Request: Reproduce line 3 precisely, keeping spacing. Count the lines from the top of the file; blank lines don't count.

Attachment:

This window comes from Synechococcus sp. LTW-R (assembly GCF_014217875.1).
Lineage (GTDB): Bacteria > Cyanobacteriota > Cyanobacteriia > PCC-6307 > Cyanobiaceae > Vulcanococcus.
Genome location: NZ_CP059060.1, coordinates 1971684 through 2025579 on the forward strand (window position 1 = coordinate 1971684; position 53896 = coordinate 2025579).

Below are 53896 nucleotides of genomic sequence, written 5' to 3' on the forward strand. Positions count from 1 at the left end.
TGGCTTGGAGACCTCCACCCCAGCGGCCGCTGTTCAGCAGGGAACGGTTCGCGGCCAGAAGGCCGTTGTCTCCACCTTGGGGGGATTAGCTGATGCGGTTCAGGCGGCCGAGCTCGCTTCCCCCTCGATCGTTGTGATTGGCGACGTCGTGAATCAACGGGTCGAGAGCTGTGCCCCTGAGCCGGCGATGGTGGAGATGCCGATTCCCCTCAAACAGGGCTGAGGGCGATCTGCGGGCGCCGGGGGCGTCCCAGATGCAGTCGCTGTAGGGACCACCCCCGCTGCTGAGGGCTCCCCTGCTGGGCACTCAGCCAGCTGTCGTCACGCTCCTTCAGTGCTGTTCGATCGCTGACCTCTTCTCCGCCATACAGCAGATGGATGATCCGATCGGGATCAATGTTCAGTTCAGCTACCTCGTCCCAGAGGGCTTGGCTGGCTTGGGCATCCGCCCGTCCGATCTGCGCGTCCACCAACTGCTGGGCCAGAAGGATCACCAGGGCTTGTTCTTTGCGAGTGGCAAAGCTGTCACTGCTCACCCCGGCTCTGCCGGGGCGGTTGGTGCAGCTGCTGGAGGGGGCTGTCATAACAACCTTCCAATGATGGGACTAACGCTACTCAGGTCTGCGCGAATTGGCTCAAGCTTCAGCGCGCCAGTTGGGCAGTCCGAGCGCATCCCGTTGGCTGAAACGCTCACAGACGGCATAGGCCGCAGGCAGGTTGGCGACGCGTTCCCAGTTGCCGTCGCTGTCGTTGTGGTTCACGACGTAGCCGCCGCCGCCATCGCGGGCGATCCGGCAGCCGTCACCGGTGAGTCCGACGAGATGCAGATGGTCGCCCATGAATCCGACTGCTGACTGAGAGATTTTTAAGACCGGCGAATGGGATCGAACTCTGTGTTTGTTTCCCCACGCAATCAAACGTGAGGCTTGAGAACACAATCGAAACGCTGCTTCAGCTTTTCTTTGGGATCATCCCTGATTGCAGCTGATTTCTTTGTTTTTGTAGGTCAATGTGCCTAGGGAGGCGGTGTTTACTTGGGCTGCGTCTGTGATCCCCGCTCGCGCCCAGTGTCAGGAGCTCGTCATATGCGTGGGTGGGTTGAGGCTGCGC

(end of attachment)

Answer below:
Genome location: NZ_CP059060.1, coordinates 1971684 through 2025579 on the forward strand (window position 1 = coordinate 1971684; position 53896 = coordinate 2025579).